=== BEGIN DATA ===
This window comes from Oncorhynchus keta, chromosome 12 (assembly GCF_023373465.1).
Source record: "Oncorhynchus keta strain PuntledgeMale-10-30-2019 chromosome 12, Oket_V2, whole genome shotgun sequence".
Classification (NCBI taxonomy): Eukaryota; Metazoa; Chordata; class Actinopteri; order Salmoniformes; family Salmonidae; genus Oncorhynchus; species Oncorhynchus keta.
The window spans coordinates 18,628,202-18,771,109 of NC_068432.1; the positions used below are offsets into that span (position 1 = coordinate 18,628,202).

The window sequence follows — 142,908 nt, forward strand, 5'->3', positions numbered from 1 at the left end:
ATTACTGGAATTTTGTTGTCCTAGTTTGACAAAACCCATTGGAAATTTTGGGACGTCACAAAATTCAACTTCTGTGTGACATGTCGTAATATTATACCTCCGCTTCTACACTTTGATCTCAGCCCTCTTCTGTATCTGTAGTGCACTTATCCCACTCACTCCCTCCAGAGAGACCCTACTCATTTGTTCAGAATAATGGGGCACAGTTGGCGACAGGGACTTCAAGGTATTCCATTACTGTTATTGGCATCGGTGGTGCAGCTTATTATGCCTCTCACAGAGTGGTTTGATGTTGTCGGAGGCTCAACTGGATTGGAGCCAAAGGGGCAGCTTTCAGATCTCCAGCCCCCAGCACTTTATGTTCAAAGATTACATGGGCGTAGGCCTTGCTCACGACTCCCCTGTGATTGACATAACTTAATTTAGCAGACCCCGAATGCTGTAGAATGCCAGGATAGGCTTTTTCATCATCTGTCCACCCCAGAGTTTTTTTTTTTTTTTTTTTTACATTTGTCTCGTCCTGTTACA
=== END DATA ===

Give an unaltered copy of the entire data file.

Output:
This window comes from Oncorhynchus keta, chromosome 12 (assembly GCF_023373465.1).
Source record: "Oncorhynchus keta strain PuntledgeMale-10-30-2019 chromosome 12, Oket_V2, whole genome shotgun sequence".
Classification (NCBI taxonomy): Eukaryota; Metazoa; Chordata; class Actinopteri; order Salmoniformes; family Salmonidae; genus Oncorhynchus; species Oncorhynchus keta.
The window spans coordinates 18,628,202-18,771,109 of NC_068432.1; the positions used below are offsets into that span (position 1 = coordinate 18,628,202).

The window sequence follows — 142,908 nt, forward strand, 5'->3', positions numbered from 1 at the left end:
ATTACTGGAATTTTGTTGTCCTAGTTTGACAAAACCCATTGGAAATTTTGGGACGTCACAAAATTCAACTTCTGTGTGACATGTCGTAATATTATACCTCCGCTTCTACACTTTGATCTCAGCCCTCTTCTGTATCTGTAGTGCACTTATCCCACTCACTCCCTCCAGAGAGACCCTACTCATTTGTTCAGAATAATGGGGCACAGTTGGCGACAGGGACTTCAAGGTATTCCATTACTGTTATTGGCATCGGTGGTGCAGCTTATTATGCCTCTCACAGAGTGGTTTGATGTTGTCGGAGGCTCAACTGGATTGGAGCCAAAGGGGCAGCTTTCAGATCTCCAGCCCCCAGCACTTTATGTTCAAAGATTACATGGGCGTAGGCCTTGCTCACGACTCCCCTGTGATTGACATAACTTAATTTAGCAGACCCCGAATGCTGTAGAATGCCAGGATAGGCTTTTTCATCATCTGTCCACCCCAGAGTTTTTTTTTTTTTTTTTTTTACATTTGTCTCGTCCTGTTACA